by Mike Davenport, CoachingSportToday.com
Coaches attempt many crazy things: win competitions, develop athletes, raise money, wow the public – to name just a few.
Think of all the things YOU try to do. How can you possibly be successful?
It boils down to this, there are 3 things that dictate your chance of success.
What’s interesting, without these 3 things (a better name might be component) you stand virtually no chance of succeeding.
Even more interesting, just knowing what the components are eliminates the overwhelm that could hold you back. And that allows you to move forward and improve in steady, bite-sized steps that you can manage.
The Success Components
So what are the components? Simply stated:
- Successful coaches are skilled.
- Successful coaches take action.
- Successful coaches are white-hot passionate.
It’s as simple as that. Skills, action, passion.
Certainly, other factors do have an impact (timing, education, etc) but not at the level of skills, action, passion.
This visual representation might bring it to life:
The height of the 3 components represent the chances of you being successful.
Two things to note. First, the components are rarely equal in size. Most coaches have a limiting component and one (or two) might loom larger. And that works, because the height can still be higher:
Second, this IS so rocket science, IS so live TV and IS so brain surgery (or as I like to call it rocket-live-surgery). Each of those top-end human-endeavors would not be possible without the three components.
A Balancing Act
When I first started coaching, I was fired up (high on the passion scale). I’d wake up at 3am, buzzing with ideas about workouts. Then, in the morning I’d zip to the boathouse and work like crazy (high on the action scale).
If you had observed me back then, you might have thought I was finding success with my career. But I wasn’t — because I was missing the skills component. It wasn’t until I become more skilled that success started to come.
As time went by, my passion started to wane. Yet, the reduction in that component was balanced as my skills continued to improve.
Now, being older, and having coached for 35 years, my passion has reached a steady plateau, but the action I can take is reduced. Again, this is where an increase in my skills component can offset a reduction in my action component.
Now let’s bring this closer to home for you.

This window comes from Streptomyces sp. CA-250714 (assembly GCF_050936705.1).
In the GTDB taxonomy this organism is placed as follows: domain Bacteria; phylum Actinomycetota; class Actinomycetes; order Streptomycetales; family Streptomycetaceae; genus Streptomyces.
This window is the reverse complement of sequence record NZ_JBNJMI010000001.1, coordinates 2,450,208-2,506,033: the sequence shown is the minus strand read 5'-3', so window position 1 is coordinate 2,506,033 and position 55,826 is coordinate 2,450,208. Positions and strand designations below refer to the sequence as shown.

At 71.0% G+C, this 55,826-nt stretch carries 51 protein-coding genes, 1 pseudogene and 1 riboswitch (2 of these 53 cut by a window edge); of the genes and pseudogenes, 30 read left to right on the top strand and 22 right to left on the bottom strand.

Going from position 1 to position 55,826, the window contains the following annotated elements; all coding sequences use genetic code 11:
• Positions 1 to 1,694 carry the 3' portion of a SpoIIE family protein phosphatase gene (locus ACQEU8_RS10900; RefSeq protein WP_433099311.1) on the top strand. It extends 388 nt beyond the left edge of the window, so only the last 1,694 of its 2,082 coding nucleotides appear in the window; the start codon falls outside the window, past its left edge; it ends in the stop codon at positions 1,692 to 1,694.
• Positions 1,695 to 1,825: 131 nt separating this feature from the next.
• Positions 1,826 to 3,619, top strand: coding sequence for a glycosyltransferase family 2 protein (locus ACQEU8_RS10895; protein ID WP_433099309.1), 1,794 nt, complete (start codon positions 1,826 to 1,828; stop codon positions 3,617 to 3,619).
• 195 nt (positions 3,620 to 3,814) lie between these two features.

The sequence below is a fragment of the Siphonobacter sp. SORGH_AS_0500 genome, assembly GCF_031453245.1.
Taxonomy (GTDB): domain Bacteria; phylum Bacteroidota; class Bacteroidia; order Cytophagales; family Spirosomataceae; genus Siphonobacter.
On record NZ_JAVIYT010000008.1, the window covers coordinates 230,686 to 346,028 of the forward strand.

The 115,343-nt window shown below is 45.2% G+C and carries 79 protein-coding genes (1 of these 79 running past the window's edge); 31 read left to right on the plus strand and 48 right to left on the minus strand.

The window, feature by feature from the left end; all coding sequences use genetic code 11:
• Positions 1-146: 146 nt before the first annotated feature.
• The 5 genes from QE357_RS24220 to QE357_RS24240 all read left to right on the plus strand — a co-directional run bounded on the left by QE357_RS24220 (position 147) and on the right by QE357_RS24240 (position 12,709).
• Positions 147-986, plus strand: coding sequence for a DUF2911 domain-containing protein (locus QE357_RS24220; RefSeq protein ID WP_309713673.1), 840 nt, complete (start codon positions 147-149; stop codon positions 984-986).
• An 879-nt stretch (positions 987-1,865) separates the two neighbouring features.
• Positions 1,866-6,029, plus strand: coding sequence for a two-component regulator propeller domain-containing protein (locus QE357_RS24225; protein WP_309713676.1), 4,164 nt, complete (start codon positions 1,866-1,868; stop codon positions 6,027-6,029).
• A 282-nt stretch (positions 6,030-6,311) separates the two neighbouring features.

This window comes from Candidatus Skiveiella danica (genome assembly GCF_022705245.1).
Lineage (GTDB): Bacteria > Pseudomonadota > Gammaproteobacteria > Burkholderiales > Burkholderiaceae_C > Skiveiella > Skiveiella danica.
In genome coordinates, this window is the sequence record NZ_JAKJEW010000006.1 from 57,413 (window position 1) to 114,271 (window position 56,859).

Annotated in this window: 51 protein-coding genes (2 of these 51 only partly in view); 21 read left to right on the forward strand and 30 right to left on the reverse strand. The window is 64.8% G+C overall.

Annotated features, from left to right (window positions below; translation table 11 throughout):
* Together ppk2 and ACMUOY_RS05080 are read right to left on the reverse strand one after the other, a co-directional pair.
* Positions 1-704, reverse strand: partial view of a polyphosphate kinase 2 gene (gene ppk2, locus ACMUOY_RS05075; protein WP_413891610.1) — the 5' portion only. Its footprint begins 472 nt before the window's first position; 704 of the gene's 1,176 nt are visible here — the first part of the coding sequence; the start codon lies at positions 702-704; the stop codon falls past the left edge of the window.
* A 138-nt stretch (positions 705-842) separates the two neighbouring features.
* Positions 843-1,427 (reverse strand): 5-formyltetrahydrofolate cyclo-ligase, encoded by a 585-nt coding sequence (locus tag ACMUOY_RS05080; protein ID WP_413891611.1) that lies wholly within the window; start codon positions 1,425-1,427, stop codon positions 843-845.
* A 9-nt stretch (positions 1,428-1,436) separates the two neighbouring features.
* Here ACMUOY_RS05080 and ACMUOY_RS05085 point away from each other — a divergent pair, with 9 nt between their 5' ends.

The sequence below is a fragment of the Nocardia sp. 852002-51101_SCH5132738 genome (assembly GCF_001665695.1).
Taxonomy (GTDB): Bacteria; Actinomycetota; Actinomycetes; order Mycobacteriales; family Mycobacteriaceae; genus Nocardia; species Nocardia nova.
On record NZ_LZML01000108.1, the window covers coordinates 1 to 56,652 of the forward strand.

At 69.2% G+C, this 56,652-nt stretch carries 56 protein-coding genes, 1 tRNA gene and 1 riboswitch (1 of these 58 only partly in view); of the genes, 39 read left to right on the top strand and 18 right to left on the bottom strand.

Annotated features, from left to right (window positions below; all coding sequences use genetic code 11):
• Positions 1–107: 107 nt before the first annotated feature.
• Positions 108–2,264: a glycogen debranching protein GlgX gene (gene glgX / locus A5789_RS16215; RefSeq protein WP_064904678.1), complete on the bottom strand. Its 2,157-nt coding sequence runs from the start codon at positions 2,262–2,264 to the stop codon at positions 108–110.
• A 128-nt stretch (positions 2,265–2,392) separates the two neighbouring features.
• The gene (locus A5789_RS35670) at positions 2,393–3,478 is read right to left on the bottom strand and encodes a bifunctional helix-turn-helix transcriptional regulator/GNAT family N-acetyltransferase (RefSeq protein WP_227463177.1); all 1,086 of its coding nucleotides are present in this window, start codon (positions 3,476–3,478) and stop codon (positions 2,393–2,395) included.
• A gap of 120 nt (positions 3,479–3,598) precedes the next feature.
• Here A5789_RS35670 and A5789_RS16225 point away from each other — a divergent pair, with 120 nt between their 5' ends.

Action You Need To (and should) Take
What are your chances of being a successful coach? Although you can’t predict the future, by rating yourself on the chart below you can get insight into that powerful question.
Give an honest evaluation of where you are NOW, not where you want to be tomorrow. And compare yourself to those coaches who you compete against, for example, other coaches in your conference/league/division.
Skill (circle one)
4 – no one is more skilled
3 – few have more skills
2 – I have average skills
1 – I have some skills, but need more
0 – I have no coaching skill
Action (circle one)
4 – I take as much action as possible
3 – I take action quite often
2 – I take action whenever I can
1 – I seldom take action
0 – I take no action
Passion (circle one)
4 – There is nothing more I’d rather be doing than coaching
3 – Coaching is pretty cool
2 – I like coaching
1 – Coaching is just okay
0 – I don’t care about coaching
Add your numbers, and compare to this scale:
12pts – We bow to your greatness (and time to give back)
9-11pts – Congrats, you’ve got it going on
6-8pts – You’re moving in the right direction. Success will follow
4-6pts – Could be a good time for a mentor to get to the next level
2-4pts – Do you have a self development program?
0-2pts – Are you sure you want to coach?
(A word of caution: This scale was created to get you to think about success in a bite-sized manner. It should not be taken as a valid measure of your ability as a coach, or a human, or all an around wonderful person.)
With this knowledge from the scale, you can work to increase your limiting component, and appreciate/celebrate your strongest one(s). Next week’s post will continue this successful-coach discussion with 7 Choices Successful Coaches Make.